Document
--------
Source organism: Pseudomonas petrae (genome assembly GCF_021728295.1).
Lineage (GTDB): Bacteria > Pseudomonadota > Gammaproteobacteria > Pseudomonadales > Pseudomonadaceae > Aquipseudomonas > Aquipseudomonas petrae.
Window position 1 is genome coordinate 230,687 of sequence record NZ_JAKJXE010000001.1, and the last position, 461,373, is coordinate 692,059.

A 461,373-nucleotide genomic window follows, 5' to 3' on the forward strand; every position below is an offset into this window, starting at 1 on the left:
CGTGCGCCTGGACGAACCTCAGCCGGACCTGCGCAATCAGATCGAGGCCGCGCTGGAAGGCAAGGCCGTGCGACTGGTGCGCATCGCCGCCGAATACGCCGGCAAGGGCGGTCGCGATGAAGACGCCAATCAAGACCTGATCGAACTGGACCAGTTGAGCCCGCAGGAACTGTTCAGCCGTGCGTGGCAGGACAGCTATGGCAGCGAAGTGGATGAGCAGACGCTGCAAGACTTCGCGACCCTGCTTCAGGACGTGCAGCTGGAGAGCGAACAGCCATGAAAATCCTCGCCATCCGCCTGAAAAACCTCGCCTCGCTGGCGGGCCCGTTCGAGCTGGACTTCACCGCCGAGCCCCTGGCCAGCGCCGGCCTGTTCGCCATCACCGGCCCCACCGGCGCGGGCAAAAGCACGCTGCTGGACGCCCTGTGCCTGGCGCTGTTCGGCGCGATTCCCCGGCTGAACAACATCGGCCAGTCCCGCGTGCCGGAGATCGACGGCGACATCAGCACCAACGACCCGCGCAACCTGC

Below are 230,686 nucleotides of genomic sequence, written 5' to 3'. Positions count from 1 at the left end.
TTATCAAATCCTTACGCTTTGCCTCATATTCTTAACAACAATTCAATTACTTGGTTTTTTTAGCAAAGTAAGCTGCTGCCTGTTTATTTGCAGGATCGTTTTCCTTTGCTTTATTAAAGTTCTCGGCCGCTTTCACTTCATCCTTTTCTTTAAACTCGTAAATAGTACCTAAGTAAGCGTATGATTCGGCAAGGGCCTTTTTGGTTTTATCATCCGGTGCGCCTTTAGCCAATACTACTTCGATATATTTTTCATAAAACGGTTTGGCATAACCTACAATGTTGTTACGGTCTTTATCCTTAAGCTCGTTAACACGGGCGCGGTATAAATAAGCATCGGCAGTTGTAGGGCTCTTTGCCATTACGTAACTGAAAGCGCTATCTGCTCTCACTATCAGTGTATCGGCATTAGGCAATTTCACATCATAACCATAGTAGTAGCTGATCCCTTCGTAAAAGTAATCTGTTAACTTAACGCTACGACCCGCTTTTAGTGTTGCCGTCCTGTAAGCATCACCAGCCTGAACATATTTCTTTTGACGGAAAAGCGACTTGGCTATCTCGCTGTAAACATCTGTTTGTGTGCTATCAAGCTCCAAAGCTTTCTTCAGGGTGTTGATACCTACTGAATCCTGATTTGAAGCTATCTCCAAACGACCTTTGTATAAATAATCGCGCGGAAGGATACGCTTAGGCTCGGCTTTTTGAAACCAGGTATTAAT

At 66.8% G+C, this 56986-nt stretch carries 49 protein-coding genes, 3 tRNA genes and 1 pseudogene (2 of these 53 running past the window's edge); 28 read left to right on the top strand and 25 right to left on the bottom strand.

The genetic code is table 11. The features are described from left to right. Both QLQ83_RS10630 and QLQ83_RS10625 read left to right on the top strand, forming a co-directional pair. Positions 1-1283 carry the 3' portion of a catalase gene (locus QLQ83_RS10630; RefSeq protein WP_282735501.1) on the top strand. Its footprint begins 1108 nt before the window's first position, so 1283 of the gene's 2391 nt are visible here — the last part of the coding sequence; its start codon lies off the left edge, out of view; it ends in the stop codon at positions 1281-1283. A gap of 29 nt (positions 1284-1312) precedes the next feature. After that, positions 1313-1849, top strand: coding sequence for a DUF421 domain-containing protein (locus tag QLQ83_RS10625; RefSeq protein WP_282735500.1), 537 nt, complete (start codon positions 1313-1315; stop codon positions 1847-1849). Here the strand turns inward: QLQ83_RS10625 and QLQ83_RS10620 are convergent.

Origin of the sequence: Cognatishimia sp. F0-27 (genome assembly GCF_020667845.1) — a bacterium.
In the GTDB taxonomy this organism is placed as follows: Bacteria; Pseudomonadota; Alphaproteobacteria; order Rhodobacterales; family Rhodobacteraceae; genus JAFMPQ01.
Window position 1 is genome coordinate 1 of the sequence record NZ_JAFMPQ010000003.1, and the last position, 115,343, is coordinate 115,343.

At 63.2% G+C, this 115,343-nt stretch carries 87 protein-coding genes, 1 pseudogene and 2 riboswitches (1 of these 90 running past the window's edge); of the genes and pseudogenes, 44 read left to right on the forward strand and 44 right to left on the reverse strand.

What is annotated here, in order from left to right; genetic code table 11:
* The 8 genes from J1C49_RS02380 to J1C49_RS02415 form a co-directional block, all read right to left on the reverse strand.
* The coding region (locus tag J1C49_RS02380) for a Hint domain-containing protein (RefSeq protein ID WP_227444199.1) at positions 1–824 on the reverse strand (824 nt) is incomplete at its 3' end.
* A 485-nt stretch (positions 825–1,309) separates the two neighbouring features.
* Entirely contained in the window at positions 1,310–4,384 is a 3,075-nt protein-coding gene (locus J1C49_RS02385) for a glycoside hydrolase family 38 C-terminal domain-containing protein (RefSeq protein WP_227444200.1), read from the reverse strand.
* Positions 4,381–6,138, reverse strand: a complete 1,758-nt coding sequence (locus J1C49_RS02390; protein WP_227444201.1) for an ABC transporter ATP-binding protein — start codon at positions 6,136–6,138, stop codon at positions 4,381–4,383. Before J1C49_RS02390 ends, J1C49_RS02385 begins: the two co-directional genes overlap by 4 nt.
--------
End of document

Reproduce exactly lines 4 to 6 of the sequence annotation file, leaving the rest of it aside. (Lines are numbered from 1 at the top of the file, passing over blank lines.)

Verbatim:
A 461,373-nucleotide genomic window follows, 5' to 3' on the forward strand; every position below is an offset into this window, starting at 1 on the left:
CGTGCGCCTGGACGAACCTCAGCCGGACCTGCGCAATCAGATCGAGGCCGCGCTGGAAGGCAAGGCCGTGCGACTGGTGCGCATCGCCGCCGAATACGCCGGCAAGGGCGGTCGCGATGAAGACGCCAATCAAGACCTGATCGAACTGGACCAGTTGAGCCCGCAGGAACTGTTCAGCCGTGCGTGGCAGGACAGCTATGGCAGCGAAGTGGATGAGCAGACGCTGCAAGACTTCGCGACCCTGCTTCAGGACGTGCAGCTGGAGAGCGAACAGCCATGAAAATCCTCGCCATCCGCCTGAAAAACCTCGCCTCGCTGGCGGGCCCGTTCGAGCTGGACTTCACCGCCGAGCCCCTGGCCAGCGCCGGCCTGTTCGCCATCACCGGCCCCACCGGCGCGGGCAAAAGCACGCTGCTGGACGCCCTGTGCCTGGCGCTGTTCGGCGCGATTCCCCGGCTGAACAACATCGGCCAGTCCCGCGTGCCGGAGATCGACGGCGACATCAGCACCAACGACCCGCGCAACCTGC

Below are 230,686 nucleotides of genomic sequence, written 5' to 3'. Positions count from 1 at the left end.